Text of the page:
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Obama: 'Settle down' on VP choice

  • Story Highlights
  • Sen. Obama sits down for a one-on-one with CNN's Candy Crowley on Thursday
  • Obama says people should let the VP vetting process run its course
  • "Everybody needs to settle down," Obama says
  • Many of Clinton's supporters have publicly called on Obama to put her on the ticket
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By Alexander Mooney
CNN
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(CNN) -- Sen. Barack Obama said Thursday that he's in no rush to pick a vice presidential candidate, telling CNN "everybody needs to settle down" and let the vetting process run its course.

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Sen. Barack Obama discusses the state of the race with CNN's Candy Crowley on Thursday.

Speaking with CNN's Candy Crowley on Thursday in Bristow, Virginia, the presumptive Democratic presidential nominee said it's not in his best interest -- or in the interest of former rival Sen. Hillary Clinton -- to make a hasty decision about whom his running mate will be.

"We just completed this arduous process," Obama said. "It's only been two days, and I think it's not just in my interest and Sen. Clinton's interest, but in the Democratic Party's interest and the country's interest to make sure I make this decision well."

Calling his choice of running mate "the most important decision that I will make before I am president," the senator from Illinois said he would "be deliberate and systematic about it, because this will be my final counselor when I am making decisions in the White House, and I want to make sure I get it right."Video Watch Obama talk about his VP options »

Many of Clinton's supporters have publicly called on Obama to put Clinton on the ticket to help unify the party since he captured the nomination Tuesday night.

A senior adviser to the Clinton campaign said the New York senator is not actively campaigning for the job but would accept it if it were offered. But the adviser added, "She doesn't think it's going to happen." Video Watch full interview »

"While Sen. Clinton has made clear throughout this process that she will do whatever she can to elect a Democrat to the White House, she is not seeking the vice presidency, and no one speaks for her but her. The choice here is Sen. Obama's and his alone," campaign spokesman Phil Singer said Thursday.

Obama also said he would not respond to pressure from others about his choice of running mate.

"We have a committee that's made up of wonderful people. They are going to go through the procedure and vet and get recommendations. I will meet with a range of a people, and I will ultimately make a decision.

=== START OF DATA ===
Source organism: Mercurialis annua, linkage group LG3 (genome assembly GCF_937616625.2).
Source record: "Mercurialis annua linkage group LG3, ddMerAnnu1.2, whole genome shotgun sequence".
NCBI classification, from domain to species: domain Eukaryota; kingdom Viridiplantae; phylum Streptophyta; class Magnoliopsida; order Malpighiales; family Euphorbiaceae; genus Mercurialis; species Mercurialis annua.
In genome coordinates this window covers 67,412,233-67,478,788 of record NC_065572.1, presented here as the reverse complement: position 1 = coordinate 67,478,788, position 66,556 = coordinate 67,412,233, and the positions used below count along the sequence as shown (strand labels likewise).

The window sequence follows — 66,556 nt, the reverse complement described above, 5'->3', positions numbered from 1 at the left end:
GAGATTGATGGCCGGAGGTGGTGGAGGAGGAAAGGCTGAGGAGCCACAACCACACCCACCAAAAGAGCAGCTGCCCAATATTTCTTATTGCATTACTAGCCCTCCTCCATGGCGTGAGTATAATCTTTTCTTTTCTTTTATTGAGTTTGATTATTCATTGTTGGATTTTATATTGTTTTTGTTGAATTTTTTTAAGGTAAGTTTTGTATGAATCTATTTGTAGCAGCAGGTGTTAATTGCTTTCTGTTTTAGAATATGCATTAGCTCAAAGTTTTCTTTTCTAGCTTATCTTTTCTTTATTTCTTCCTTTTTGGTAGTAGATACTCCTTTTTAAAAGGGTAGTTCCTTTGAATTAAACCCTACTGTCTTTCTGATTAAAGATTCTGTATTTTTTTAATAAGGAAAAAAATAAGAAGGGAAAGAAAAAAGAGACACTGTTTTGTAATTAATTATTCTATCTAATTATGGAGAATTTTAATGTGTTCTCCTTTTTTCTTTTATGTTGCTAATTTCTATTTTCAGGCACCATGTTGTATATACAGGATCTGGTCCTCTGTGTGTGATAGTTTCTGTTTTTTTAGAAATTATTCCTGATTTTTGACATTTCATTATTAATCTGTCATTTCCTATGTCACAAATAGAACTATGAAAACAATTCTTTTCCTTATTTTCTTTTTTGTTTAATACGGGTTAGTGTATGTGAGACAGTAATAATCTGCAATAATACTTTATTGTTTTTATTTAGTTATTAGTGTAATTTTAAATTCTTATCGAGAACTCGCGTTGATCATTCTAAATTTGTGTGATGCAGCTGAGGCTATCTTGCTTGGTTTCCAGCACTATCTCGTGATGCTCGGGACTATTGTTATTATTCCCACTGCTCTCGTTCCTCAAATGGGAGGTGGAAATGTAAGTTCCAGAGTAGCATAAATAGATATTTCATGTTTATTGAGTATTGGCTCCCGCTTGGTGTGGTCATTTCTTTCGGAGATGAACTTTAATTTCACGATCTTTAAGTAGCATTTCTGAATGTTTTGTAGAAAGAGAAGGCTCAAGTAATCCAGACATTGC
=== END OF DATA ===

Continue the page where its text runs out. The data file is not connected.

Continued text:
"I am a big believer in making decisions well, not making them fast and not responding to pressure," he said.

The comments come a day after Obama's campaign announced that Caroline Kennedy, the daughter of President Kennedy, will take part in his vice presidential search team.

Former Fannie Mae CEO and longtime Washington insider Jim Johnson and former Deputy U.S. Attorney General Eric Holder are also on the committee.

Obama, who spent his first day of the general election campaigning in the "purple state" of Virginia, also said he expected to have a conversation with Clinton about the party's future.

That conversation could come as soon as this weekend, when Clinton is officially set to bow out of the presidential race during an event in Washington and urge her supporters to back the Illinois senator.

In the wide-ranging interview, Obama said attaining universal health care -- the issue most prominently touted by Clinton -- and a new energy policy are the two domestic issues he is most concerned about.

"We are going to pass a universal health care bill; it is long overdue," he said. "The time is right."

On soaring gas prices, Obama said, the only answer is a long-term energy solution.

"That means increasing fuel efficiency in our cars, investing in alternative fuels and drastically revamping how we think about clean energy."

On the issue of Iraq, Obama didn't rule out the possibility that conditions on the ground could alter his policy of immediately beginning a troop withdrawal from the country

"Well, you know, I'd never say there's 'nothing' or 'never' or 'no way' in which I'd change my mind," he said of his withdrawal policy. "Obviously, I'm open to the facts and to reason. And there's no doubt that we've seen significant improvements in security on the ground in Iraq. And our troops, and Gen. [David] Petraeus, deserve enormous credit for that."

"I have to look at this issue from a broader strategic perspective, though," he added. "And in terms of long-term strategy, I am absolutely convinced that the best thing we can do is to set a clear timetable, tell the Iraqis we are going to start pulling out and do it in a careful fashion."

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Perhaps with an eye to California's 55 electoral votes, Obama also predicted that the Los Angeles Lakers would defeat the Boston Celtics in six games for the NBA Championship. But the longtime basketball fan said he didn't have a favorite team and is instead rooting for Celtics forward Kevin Garnett.

"I think he's great," Obama said.

CNN's Gloria Borger and Ed Hornick contributed to this report.

All About Barack ObamaU.S. Presidential Election

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